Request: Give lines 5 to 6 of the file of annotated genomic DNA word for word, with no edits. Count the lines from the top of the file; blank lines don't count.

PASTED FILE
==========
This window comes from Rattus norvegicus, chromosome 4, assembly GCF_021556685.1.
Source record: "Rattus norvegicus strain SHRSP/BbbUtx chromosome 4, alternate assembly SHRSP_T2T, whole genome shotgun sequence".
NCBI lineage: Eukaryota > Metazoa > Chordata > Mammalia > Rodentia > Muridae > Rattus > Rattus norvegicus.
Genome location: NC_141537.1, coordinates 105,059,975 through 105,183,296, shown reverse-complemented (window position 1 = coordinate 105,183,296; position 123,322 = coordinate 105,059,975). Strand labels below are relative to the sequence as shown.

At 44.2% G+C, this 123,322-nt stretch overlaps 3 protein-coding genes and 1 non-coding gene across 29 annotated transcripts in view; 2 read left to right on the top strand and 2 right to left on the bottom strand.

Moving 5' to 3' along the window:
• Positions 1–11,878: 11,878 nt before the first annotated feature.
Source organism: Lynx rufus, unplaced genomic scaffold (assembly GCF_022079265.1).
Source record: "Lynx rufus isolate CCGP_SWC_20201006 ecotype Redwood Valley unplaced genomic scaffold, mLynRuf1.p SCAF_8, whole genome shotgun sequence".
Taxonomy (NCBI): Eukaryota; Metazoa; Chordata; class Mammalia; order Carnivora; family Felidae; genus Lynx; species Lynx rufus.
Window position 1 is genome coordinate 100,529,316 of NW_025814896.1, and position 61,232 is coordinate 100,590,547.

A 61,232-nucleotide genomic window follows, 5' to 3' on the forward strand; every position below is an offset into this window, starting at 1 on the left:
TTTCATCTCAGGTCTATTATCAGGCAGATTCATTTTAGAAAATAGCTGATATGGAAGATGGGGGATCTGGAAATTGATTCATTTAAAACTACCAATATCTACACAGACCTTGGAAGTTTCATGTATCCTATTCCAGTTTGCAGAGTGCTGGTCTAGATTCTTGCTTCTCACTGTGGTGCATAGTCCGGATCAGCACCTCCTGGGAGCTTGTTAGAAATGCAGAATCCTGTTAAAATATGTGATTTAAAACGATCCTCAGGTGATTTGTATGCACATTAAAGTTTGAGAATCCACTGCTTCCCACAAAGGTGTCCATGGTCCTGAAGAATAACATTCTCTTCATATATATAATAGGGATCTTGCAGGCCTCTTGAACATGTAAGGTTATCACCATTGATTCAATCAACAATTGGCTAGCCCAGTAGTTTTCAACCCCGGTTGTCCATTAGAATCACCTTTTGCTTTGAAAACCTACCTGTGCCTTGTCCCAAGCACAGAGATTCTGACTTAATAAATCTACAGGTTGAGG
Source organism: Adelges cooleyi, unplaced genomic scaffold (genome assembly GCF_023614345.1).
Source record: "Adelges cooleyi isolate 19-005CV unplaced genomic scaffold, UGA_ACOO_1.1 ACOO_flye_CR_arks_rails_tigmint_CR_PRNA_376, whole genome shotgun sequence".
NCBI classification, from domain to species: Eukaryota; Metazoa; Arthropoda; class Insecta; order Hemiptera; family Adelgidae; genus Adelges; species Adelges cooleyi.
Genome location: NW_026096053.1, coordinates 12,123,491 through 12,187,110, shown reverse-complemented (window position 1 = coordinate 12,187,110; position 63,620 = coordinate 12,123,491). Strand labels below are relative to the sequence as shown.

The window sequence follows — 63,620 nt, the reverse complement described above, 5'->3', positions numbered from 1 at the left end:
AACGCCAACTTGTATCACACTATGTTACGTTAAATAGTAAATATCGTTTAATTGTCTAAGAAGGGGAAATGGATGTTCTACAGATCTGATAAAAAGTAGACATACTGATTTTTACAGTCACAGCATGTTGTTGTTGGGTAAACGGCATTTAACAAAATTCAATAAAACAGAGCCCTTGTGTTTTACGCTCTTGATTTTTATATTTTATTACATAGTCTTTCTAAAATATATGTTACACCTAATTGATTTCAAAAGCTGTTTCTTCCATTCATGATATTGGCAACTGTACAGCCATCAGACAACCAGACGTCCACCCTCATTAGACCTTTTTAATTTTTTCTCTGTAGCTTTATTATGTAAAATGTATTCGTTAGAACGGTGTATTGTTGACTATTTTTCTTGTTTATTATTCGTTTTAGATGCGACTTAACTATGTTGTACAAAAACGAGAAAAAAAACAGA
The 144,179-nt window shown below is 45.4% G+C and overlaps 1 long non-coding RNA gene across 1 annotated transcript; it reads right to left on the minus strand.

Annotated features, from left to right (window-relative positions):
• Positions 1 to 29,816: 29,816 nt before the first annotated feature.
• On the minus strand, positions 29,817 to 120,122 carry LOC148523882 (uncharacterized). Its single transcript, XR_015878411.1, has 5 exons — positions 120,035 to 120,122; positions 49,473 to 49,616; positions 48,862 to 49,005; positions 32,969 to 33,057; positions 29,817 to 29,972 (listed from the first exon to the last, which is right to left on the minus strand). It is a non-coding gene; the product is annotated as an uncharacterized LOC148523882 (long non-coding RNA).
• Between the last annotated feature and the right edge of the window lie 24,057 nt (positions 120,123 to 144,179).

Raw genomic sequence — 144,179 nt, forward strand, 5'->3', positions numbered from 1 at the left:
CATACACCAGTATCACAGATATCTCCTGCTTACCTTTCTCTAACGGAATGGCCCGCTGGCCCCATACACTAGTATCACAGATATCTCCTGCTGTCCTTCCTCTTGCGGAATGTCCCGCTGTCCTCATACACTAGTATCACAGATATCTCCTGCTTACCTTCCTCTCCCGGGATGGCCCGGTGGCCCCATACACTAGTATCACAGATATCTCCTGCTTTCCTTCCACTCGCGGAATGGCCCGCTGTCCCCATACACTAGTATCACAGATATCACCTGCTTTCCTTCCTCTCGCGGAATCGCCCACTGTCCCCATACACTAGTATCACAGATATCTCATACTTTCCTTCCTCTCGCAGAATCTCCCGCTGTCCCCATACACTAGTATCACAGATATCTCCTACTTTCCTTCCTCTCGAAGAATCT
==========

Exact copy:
At 44.2% G+C, this 123,322-nt stretch overlaps 3 protein-coding genes and 1 non-coding gene across 29 annotated transcripts in view; 2 read left to right on the top strand and 2 right to left on the bottom strand.

Moving 5' to 3' along the window: